Beyond NASA, other concepts that made the cut include the Tension Adjustable Novel Deployable Entry Mechanism (TANDEM). In a novel approach, the TANDEM consists of a tensegrity frame with a semi-rigid deployable heat shield composed of 3-D woven carbon-cloth. The same infrastructure is used for every part of the mission, with the shield providing protection during entry, and the frame providing locomotion on the surface.
By reusing the same infrastructure, TANDEM seeks to be the most efficient system ever proposed. The use of tensegrity robotics, which is a largely unexplored concept at present, also provides numerous potential benefits during entry and descent. These include the ability to adjust its shape to achieve an optimal landing, and the ability to reorient itself and charge its aerodynamic center if it gets overturned.
What’s more, conventional tensegrity locomotion depends largely on the actuation of outer cables, which requires mechanical devices in each strut to reel in the cables. However, such a system can prove impractical when used in extreme environments, since it requires that each strut be protected from the environment. This can make the vehicle overly-heavy and contribute to higher launch costs.
The TANDEM, in contrast, relies on only inner cable actuation, which allows the locomotion mechanisms to be housed in the central payload module. Taken together, this means that the TANDEM concept can allow for landings in new locations (opening up the possibility for new missions), can traverse significantly rougher terrain than existing rovers, and provide a higher level of reliability, safety and cost-effectiveness to surface missions.
From the private sector, Made In Space was awarded a Phase I grant for their concept of Reconstituting Asteroids into Mechanical Automata (RAMA). In brief, this concept boils down to using analog computers and mechanisms to convert asteroids into enormous, autonomous mechanical spacecraft, which is likely to have applications when it comes to diverting Potentially-Hazardous Asteroids (PHAs) from Earth, or bringing NEOs closer to Earth to be studied.
The concept was designed with recent developments in additive manufacturing (3-D printing) and in-situ resource utilization (ISRU) in mind. The mission would consist of a series of technically simple robotic components being sent to an asteroid, which would then convert elements of it into very basic parts of spacecraft subsystems – such as guidance, navigation and control (GNC) systems, propulsion, and avionics.
Such a proposal offers cost-saving measures since it eliminates the need to launch all spacecraft subsystems into space. It also offers an affordable and scalable way for NASA to realize future mission concepts, such as the Asteroid Redirect Mission (ARM), the New Frontiers Comet Surface Sample Return, and other Near Earth Object (NEO) applications. If all goes according to plan, Made In Space believes that it will be able to create a space mission that utilizes 3-D printing and ISRU within 20 to 30 years.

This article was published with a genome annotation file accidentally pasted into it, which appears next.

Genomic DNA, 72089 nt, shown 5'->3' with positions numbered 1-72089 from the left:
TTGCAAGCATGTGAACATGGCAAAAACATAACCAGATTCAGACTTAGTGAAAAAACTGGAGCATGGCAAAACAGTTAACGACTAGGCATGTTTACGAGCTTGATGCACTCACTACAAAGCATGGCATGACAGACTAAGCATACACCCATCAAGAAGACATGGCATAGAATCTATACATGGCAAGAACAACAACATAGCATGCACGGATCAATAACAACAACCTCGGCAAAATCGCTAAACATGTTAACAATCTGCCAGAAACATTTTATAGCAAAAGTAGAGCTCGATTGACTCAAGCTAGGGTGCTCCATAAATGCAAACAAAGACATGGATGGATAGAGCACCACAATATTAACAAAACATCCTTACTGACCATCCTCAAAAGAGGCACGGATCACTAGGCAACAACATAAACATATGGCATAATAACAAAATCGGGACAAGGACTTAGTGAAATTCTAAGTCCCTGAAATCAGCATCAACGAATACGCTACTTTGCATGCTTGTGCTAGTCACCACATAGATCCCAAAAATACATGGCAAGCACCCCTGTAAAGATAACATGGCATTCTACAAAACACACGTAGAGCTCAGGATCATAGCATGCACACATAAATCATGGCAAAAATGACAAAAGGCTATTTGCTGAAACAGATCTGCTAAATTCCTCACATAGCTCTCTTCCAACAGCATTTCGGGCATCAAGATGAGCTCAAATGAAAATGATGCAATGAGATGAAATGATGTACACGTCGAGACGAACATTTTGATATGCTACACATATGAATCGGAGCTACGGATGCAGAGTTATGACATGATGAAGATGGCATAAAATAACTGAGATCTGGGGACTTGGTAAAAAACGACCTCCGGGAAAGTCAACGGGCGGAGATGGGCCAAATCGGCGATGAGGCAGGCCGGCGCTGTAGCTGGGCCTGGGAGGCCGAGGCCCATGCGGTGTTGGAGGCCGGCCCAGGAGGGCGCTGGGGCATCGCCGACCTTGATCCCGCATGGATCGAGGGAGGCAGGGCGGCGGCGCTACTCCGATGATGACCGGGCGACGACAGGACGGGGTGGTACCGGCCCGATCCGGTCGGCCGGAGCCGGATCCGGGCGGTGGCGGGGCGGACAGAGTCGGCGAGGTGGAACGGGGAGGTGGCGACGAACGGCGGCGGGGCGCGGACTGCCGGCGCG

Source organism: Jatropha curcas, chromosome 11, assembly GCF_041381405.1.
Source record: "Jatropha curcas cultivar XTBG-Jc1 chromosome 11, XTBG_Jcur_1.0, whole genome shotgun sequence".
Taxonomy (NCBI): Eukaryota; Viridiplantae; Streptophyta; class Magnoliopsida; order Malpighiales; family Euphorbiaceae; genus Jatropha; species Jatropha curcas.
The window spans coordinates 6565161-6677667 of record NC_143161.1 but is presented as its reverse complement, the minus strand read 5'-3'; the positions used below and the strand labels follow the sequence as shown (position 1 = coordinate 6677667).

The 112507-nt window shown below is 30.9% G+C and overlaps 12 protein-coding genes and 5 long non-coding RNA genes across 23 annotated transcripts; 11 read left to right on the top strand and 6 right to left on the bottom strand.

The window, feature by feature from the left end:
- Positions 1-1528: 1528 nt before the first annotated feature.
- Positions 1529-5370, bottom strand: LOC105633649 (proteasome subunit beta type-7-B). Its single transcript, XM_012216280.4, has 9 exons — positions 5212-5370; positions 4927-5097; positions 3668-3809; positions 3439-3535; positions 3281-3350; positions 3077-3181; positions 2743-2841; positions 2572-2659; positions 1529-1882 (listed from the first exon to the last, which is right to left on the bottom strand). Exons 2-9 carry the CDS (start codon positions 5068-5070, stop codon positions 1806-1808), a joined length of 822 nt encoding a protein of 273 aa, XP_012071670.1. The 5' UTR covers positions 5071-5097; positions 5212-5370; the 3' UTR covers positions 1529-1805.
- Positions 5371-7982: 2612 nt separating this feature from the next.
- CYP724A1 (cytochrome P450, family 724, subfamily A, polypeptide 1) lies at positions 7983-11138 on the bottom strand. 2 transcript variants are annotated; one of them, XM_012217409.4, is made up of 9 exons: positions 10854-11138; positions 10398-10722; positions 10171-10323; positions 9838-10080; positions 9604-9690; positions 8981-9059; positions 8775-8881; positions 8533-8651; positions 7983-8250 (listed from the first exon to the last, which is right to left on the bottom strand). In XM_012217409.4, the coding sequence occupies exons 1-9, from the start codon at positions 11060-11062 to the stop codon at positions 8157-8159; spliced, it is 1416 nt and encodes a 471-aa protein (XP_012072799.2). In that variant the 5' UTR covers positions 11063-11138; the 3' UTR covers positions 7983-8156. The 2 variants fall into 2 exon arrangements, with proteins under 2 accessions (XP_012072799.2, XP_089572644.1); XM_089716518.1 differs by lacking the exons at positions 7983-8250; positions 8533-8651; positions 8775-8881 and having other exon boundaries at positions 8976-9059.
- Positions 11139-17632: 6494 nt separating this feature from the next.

Another interesting concept is the Direct Fusion Drive (DFD), which was proposed by Princeton Satellite Systems Inc. Based on the Princeton Field-Reversed Configuration (PFRC) fusion reactor, which is under development at the Princeton Plasma Physics Laboratory, this mission would involve sending a 1000 kg lander to Pluto within 4 to 6 years. By comparison, the New Horizons space probe took roughly 9 years to reach Pluto and didn’t have the necessary fuel to slow down or make a landing.
NASA’s Ames Research Center also proposed a mission that would rely on bioprinting and an end-to-end recycling system to turn Mars’ own atmosphere into replacement electronics. Under the guidance of Dr. Lynn Rothschild, this revolutionary idea calls for small living cells to be printed out in a gel which will then consume resources (like the local atmosphere) and excrete metals, or plastics, or other useful materials.
With this kind of technology, the mass of missions could be significantly reduced, and replacement electronics could be created on-site to address failures or breakdowns. This proposal will not only enhance the likelihood of mission success, but could also have immediate applications to environmental issues here on Earth (not the least of which is the problem of e-waste).
The other winning proposals can be read about here, and include a probe that will analyze the molecular composition of “cold targets” in the Solar System (such as asteroids, comets, planets and moons), a 2-dimensional brane craft that could merge with orbital debris to deorbit it, and the Nano Icy Moons Propellant Harvester (NIMPH) – a proposed Europa mission that would involve Cubesat-sized microlanders harvesting water from the moon’s interior ocean.
There is also the NASA Kennedy Space Center’s Mars Molniya Orbit Atmospheric Resource Mining craft, which would use resources in Mars orbit to make travel to the Red Planet more affordable for future missions. And last, but not least, there was the exoplanet-hunter proposed by Nanohmics Inc., which would use a technique known as stellar echo imaging to provide more detailed imaging of exoplanets than existing techniques.
All in all, this year’s Phase I awards represent a good smattering of the research goals NASA intends to pursue in the coming years. These include, bu are not limited to, studying NEOs, returning to Venus, more missions to Mars and Pluto, and exploring the exotic environments of the outer Solar System. Only time will tell which missions will move from science fiction into the realm of science fact, and which ones will have to be put aside for later consideration.